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By Fr. John Nahrgang, Catholic Exchange, August 15, 2019
Death is swallowed up in victory. These words of St. Paul to the Corinthians sum up in a certain way the life of the Blessed Virgin Mary. She contended with the Angel of Death at various junctures, as signaled by her confrontation with the dragon in the Book of Revelation. But the Assumption demonstrates that victory eclipsed death so greatly in her life that God would not even allow her earthly body to experience the corruption of death. Indeed, victory over death is at the core of the celebration of the Assumption of the Blessed Virgin Mary. A victory that came at the end of a most challenging but most graced life journey.
Lest we commit the mistake of celebrating her Assumption in isolation from the rest of her life, I would like to reflect on those major life events that brought Mary eventually to the kind of pinnacle that is the Assumption. A kind of crown won by many victories throughout her life thanks to her enduring faith in God’s providence.
Pope Pius XII & the Dogma of the Assumption
Almost seventy years ago, Pope Pius XII proclaimed the Dogma of the Assumption, which declares that the Virgin Mary was assumed body and soul into heaven, her body uncorrupted by the decay of death. Pope Pius also said that the Assumption was “a truth that has been revealed by God” (Munificentissimus Deus, 12). It was the truth that Mary “had actually passed from this life” and that “her sacred body had never been subject to the corruption of the tomb” (Ibid., 14). He also referred in a beautiful way to Mary’s body. He called it the “august tabernacle of the Divine Word” (Ibid.). August meaning majestic. He also said it “had never been reduced to dust and ashes” (Ibid.) Isn’t that a beautiful image? Her body was and remains a majestic tabernacle that God never allowed to be reduced to dust and ashes. A majestic tabernacle that, when the time was right, God assumed into the celestial Jerusalem.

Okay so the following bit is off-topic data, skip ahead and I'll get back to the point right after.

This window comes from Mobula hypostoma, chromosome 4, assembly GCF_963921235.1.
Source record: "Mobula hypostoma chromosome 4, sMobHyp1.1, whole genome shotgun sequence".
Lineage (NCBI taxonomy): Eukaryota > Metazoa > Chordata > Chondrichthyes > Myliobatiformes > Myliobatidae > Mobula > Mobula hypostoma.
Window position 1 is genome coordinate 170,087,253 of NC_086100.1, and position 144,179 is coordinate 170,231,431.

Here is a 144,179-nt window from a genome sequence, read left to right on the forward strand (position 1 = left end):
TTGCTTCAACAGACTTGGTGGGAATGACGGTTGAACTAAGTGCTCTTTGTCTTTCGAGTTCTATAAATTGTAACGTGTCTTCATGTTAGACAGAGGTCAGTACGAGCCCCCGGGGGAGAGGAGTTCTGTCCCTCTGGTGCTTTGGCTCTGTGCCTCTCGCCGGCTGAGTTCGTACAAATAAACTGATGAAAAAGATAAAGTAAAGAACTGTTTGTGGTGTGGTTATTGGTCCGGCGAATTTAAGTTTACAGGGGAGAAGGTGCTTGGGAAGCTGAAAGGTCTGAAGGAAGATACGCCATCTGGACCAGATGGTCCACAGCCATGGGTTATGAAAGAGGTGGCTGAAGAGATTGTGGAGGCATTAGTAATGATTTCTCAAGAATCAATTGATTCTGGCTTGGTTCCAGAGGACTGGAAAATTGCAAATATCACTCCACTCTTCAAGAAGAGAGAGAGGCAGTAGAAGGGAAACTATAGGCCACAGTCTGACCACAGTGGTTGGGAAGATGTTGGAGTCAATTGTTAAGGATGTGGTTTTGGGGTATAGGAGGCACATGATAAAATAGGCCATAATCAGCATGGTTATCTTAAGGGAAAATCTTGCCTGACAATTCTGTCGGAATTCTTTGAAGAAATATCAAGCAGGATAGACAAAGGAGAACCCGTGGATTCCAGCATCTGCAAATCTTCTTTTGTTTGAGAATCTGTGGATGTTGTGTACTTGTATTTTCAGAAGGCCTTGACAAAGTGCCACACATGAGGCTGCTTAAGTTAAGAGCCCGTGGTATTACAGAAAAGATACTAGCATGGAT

Pope Pius XII said something else very important that reminds us not to celebrate the Assumption in isolation. He said that the truth of Mary’s Assumption had “shone forth in new radiance” (Ibid.,4) since his predecessor Pope Pius IX had proclaimed earlier the Dogma of the Immaculate Conception.
The Immaculate Conception, of course, refers to Mary’s privilege of being preserved from the stain of original sin at the time of her conception in the womb of her mother St. Anne. Let’s consider this for a moment. Why would he say that? Why would he say that Mary’s Immaculate Conception would make Mary’s Assumption shine forth with a new radiance? He said these two privileges weremost closely bound with each other. That’s something really worth meditating. ….